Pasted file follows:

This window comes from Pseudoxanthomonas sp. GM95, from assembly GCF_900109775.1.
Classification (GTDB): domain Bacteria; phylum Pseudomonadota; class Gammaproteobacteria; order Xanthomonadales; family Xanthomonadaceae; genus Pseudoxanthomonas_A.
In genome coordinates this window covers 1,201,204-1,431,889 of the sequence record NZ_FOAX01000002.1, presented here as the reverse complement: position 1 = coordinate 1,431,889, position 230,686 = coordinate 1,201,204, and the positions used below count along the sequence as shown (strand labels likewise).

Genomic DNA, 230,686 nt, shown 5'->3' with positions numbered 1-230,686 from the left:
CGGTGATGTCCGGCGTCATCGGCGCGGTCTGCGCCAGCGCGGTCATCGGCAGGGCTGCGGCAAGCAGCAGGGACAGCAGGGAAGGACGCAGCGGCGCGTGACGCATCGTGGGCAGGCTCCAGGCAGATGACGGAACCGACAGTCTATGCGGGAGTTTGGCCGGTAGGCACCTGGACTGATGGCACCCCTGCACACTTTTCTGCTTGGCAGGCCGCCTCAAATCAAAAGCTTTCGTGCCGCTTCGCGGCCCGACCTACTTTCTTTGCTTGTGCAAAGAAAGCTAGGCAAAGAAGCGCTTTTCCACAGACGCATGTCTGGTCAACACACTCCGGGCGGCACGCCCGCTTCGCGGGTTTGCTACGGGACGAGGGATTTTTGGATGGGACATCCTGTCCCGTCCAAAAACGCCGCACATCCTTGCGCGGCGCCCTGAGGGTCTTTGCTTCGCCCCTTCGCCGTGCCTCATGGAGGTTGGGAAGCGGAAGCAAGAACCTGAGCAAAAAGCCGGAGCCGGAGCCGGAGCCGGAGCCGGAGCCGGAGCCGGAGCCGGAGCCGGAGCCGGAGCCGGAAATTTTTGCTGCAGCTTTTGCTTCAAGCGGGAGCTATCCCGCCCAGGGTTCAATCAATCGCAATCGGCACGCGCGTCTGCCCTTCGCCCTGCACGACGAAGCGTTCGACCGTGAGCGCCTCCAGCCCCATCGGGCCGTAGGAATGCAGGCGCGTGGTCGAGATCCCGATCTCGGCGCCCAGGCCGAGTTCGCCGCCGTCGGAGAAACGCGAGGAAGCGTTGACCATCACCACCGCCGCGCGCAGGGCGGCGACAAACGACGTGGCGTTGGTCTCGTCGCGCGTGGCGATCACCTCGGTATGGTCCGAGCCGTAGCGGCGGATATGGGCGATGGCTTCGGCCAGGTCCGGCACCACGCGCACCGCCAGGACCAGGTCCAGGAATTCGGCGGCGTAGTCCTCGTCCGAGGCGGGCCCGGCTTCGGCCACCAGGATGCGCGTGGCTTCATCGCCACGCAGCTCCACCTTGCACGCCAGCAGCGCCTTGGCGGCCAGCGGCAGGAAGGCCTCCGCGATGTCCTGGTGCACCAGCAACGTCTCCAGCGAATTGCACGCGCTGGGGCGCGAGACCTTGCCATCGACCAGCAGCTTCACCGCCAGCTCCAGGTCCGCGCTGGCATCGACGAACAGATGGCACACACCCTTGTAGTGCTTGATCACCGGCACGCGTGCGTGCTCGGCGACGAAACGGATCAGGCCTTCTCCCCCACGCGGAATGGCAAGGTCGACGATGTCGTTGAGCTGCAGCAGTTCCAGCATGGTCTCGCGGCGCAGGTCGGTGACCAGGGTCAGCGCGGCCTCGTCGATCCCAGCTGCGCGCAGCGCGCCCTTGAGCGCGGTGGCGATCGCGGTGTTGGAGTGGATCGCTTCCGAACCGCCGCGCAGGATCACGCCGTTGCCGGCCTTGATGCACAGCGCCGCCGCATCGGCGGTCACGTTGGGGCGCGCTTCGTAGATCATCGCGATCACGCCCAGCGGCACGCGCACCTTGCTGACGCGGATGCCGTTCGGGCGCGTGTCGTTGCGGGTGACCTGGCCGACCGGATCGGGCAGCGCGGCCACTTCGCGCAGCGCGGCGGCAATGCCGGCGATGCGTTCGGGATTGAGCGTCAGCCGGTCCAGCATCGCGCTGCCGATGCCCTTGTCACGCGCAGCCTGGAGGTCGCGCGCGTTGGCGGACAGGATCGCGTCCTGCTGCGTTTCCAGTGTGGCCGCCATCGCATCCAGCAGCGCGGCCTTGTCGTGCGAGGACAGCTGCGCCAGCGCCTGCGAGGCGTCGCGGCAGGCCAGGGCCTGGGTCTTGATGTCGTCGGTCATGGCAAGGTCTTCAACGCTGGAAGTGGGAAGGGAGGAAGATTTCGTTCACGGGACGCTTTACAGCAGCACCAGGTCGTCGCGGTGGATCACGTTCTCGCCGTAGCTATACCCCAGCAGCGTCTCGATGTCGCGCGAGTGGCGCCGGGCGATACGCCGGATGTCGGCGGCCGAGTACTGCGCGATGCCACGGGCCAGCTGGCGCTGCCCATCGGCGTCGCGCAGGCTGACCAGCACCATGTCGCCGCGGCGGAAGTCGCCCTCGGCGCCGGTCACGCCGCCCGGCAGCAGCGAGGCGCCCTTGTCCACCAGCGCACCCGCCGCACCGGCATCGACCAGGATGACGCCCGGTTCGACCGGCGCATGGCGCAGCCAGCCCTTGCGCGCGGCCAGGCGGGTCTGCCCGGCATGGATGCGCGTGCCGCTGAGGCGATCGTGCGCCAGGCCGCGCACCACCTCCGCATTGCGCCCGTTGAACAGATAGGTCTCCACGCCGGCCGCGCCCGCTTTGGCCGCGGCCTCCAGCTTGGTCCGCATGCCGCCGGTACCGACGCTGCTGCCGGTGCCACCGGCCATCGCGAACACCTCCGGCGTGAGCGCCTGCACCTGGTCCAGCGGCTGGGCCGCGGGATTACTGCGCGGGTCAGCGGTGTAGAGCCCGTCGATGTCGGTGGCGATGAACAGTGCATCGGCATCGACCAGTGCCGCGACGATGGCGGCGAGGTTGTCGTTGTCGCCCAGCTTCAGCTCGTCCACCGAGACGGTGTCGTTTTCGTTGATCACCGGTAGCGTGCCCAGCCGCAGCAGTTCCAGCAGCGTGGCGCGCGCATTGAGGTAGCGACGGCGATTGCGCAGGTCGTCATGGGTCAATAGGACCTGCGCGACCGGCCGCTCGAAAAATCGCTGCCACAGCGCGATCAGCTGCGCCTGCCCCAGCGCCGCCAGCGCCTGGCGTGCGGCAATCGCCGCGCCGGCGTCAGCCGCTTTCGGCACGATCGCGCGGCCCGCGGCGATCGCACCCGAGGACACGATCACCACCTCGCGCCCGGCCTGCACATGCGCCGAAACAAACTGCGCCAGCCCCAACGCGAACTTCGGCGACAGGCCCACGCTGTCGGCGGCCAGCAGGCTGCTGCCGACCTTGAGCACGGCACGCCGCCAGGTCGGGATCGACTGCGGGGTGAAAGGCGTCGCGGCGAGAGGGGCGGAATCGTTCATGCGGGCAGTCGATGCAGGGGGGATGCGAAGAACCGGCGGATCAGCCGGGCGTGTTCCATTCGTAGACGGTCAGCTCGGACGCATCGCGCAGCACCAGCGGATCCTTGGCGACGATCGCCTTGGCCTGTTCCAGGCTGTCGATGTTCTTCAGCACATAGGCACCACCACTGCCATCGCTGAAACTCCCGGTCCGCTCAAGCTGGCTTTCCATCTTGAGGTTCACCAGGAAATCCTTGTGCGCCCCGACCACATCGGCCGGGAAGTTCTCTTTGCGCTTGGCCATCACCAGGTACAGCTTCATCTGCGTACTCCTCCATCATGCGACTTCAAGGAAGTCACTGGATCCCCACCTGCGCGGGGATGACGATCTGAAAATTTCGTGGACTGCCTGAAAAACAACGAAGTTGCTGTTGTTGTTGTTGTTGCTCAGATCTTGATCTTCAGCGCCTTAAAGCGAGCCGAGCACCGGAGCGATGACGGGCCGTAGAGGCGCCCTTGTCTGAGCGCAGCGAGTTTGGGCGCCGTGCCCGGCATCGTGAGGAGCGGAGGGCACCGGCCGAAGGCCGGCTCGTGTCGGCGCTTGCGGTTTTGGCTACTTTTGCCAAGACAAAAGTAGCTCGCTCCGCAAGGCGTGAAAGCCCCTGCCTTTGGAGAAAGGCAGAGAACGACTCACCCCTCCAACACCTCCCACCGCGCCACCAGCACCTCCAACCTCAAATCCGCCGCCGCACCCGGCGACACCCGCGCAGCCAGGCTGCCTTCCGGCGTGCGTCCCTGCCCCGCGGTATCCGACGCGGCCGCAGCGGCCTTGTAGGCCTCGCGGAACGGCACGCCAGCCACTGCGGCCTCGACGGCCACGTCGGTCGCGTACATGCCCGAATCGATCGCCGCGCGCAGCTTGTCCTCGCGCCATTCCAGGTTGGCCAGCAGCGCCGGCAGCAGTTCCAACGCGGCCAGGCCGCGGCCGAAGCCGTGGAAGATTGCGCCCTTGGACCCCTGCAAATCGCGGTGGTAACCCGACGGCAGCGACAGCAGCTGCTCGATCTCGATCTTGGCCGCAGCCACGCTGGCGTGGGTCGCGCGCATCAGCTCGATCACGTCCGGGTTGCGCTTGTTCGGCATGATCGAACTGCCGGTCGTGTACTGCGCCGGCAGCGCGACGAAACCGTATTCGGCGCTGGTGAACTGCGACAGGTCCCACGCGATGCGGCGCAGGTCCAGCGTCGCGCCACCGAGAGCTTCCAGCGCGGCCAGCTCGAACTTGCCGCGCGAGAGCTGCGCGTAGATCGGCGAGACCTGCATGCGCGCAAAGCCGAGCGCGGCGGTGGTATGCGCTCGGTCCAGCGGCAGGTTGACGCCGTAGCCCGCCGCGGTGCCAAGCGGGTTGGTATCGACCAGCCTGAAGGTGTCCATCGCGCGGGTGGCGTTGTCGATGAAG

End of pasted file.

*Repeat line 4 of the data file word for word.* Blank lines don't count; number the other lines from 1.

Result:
Genomic DNA, 230,686 nt, shown 5'->3' with positions numbered 1-230,686 from the left: